Tuesday 25 November 2008

No Entry (2005)

Aarghhhh! AARRGGHHH! My newest pyaar! It's BURRRNIIIING!!!

Why, Anil? WHYYYYY?

No Entry had so much going for it. Recommendations from work friends. Biggest hit in 2005. A spunky, lovable song we had already fallen in love with.

There were a lot of men falling at women's feet in this film.

And, after torturing ourselves for over two hours, we can bewilderedly report that it still has a lot of things going for it: charismatic, pitch-perfect performances from Anil Kapoor, Lara Dutta, Fardeen Khan, Bipasha Basu, Boman Irani and even Salman Khan, nifty camerawork, not-bad songs. Heck, everyone even looked good - lovely eye candy! So how did it go wrong? Well, friends, it went Jab Jab Phool Khile-style wrong. Yes. It was evil. It was misogynistic, vapid trash.

We wanted to laugh. Ostensibly a comedy, the plot centres around three friends: first, there is the meek, henpecked Kishan (Anil Kapoor going "Aw, hyuk!" a lot); next, the married-yet-still-a-playah Prem (meaning love; Salman Khan); and finally the gee-golly-whiz kid Sunny (Fardeen Khan). Prem is always teasing Kishan for being so faithful and submissive to his obsessively jealous wife, Kaajal (Lara Dutta), and, one night after some hard drinking and hard thinking, he decides to pay his good friend, the prostitute Bobby (Bipasha Basu), a bunch of money if she can succesfully bed Kishan. Note also that Prem's wife, Pooja (Esha Deol), is apparently unaware of her husband's ceaseless meandering.

Here the comedy of errors begins to unfold. As Bobby aggressively pursues the indecisive and stuttering Kishan - at one point tackling him - over-jealous wife Kaajal becomes yet more jealous. As shoes, panties and women's jackets are found, Kishan and Sunny begin an elaborate con which involves several fake marriages and one real one, many fake relatives and Hindi-style coincidences.

If the idea of a husband and his friends narrowly avoiding the rage of his over-jealous wife amuses you, then you'll probably think No Entry is pretty funny. Or maybe not - once you've seen that same situation milked OVER A GAJILLION TIMES. Honestly, how was this one-trick pony supposed to maintain our interest? How funny can the same scene be if you just change the context and details? Especially if it wasn't very funny to begin with?!

Salman was really good at acting so... smarmy.

Some say comedy is a difficult thing to translate. So much depends on the nuances of culture and language. We would say that's true sometimes, but not always. There have been several "foreign" comedies that have made us laugh - e.g. Om Shanti Om, or some nice old psychadelic-hangover masala - and there were even some scenes in this dismal film which yoked a chuckle. Even the broad slapstick of Anil and Fardeen's "Kahan Ho Tum" song was pretty funny.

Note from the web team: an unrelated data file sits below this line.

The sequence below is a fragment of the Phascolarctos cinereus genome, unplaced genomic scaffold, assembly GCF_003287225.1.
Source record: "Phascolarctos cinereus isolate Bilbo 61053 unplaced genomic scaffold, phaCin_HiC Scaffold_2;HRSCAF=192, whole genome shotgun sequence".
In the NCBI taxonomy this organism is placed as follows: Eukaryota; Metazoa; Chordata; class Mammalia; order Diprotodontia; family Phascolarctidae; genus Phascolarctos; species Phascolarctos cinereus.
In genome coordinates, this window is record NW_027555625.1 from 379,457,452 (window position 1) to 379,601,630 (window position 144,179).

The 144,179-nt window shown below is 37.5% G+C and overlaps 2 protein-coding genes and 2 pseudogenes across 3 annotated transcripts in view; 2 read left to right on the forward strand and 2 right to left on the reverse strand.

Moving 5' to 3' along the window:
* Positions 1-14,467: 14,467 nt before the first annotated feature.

Indeed, comedy's not the problem. Whether it's a comedy or a drama, when the whole modus operandi of the film is about conning women, using women and degrading women... it's never going to be good. And so we found ourselves ready to take a spoon to our eyes and set fire to our Anil Kapoor Fanclub membership card as this film torturously wore on. What's even more irritating was the whole "meek man"/"fiery shrew" dichotomy - bumbling Kishan has never actually done anything wrong. See? That way, he's morally spotless but can still have an "zany adultery comedy" anyway.

In maybe the film's most misguided scene (as we think this scene was supposed to show us just how "spotless" Kishan was), his nagging wife finds him coming out of a home after exchanging loving cuddles with a random woman and her daughter. Admittedly, anyone would be a little suspicious in those circumstances - but Kaajal is a caricature, and so she's fuming. When she confronts him, Kishan immediately explodes - he punches her in the face and rages about the horrible family situation that said woman is involved in (her husband, Kishan's ex-colleague, lost his legs in freak accident, now scraping to get by, Kishan's merely providing financial help on the sly, they're a proud family, blah blah blah).

What the hell is going on?! ARGHH!

"You have crossed all the limits of suspicion, Kaajal!" Kishan roars. "I regret having married a woman like you and ruining my life!" Yes, of course, because Kaajal knows she's in a frickin' Hindi movie where these sorts of coincidences and tangential melodramas are commonplace. WTF, Kishan character? And WTF, Anil Kapoor, for being in this scene?! And Boney Kapoor, Anil's brother, for putting money in this project?!

Anyway, Kishan then feels terribly upset about losing it - and OMG, thank you, Anil, for salvaging some relate-able sympathy from this mess of a scene - and hesitates about cheating on Kaajal... before trying to anyway! SIGH. EARTH-SHATTERING SIGH OF SIGHNESS.

What's even worse: we didn't even have fun tearing this apart like we did with that other very well-made-and-yet-evil film, Jab Jab Phool Khile. PPCC readers should be well-aware of how much we love Shashi, and how we've just recently signed up for the Anil Kapoor Fanclub. Today we feel more betrayed by Anil's carelessly vapid comedy than Shashi's preachy backwards melodrama. This was so much worse because every scene is infused with a supposedly "light-hearted zany comedy" vibe. At least Jab Jab was earnest in its stupid ideas - it was seriously trying to argue a point, a bad point, but, well, a point nonetheless - this film just assumes we're already on-board with the whole "Hee hee, lying to your wife is so hilarious! Women are so stupid!" mentality. Ugh, but it's not. It was like the worst of those masala subplots blown up into something protracted and painful. We are becoming even more concerned recently, after seeing that Anil teamed up with Ram Gopal Varma, Bollywood's Misogyny King, to produce and star in a film called My Wife's Murder about a meek husband driven to kill his nagging wife. Dare we place all our hopes in the flawed feminist Lajja? Rum, you're the president, help us!